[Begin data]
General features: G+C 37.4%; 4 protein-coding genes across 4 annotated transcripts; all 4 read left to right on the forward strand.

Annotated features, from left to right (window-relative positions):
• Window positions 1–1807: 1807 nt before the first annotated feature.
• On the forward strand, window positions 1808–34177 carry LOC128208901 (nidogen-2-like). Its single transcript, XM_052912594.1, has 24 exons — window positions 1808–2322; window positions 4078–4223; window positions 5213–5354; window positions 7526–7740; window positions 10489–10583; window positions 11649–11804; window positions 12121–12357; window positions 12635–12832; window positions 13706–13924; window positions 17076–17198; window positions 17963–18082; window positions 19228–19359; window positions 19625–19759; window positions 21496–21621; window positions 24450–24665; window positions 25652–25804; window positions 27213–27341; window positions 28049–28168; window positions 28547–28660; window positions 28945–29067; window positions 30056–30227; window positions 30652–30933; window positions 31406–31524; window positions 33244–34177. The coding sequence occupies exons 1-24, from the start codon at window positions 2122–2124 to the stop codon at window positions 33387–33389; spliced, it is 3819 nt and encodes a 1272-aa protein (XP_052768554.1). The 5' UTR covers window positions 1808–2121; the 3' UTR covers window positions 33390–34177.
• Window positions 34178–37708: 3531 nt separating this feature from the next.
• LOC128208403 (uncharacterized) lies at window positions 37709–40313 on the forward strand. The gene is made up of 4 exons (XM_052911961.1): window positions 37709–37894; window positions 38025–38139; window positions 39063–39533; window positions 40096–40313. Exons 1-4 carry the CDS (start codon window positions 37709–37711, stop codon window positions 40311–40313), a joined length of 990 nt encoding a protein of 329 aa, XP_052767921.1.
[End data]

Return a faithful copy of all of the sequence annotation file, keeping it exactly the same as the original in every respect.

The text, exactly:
General features: G+C 37.4%; 4 protein-coding genes across 4 annotated transcripts; all 4 read left to right on the forward strand.

Annotated features, from left to right (window-relative positions):
• Window positions 1–1807: 1807 nt before the first annotated feature.
• On the forward strand, window positions 1808–34177 carry LOC128208901 (nidogen-2-like). Its single transcript, XM_052912594.1, has 24 exons — window positions 1808–2322; window positions 4078–4223; window positions 5213–5354; window positions 7526–7740; window positions 10489–10583; window positions 11649–11804; window positions 12121–12357; window positions 12635–12832; window positions 13706–13924; window positions 17076–17198; window positions 17963–18082; window positions 19228–19359; window positions 19625–19759; window positions 21496–21621; window positions 24450–24665; window positions 25652–25804; window positions 27213–27341; window positions 28049–28168; window positions 28547–28660; window positions 28945–29067; window positions 30056–30227; window positions 30652–30933; window positions 31406–31524; window positions 33244–34177. The coding sequence occupies exons 1-24, from the start codon at window positions 2122–2124 to the stop codon at window positions 33387–33389; spliced, it is 3819 nt and encodes a 1272-aa protein (XP_052768554.1). The 5' UTR covers window positions 1808–2121; the 3' UTR covers window positions 33390–34177.
• Window positions 34178–37708: 3531 nt separating this feature from the next.
• LOC128208403 (uncharacterized) lies at window positions 37709–40313 on the forward strand. The gene is made up of 4 exons (XM_052911961.1): window positions 37709–37894; window positions 38025–38139; window positions 39063–39533; window positions 40096–40313. Exons 1-4 carry the CDS (start codon window positions 37709–37711, stop codon window positions 40311–40313), a joined length of 990 nt encoding a protein of 329 aa, XP_052767921.1.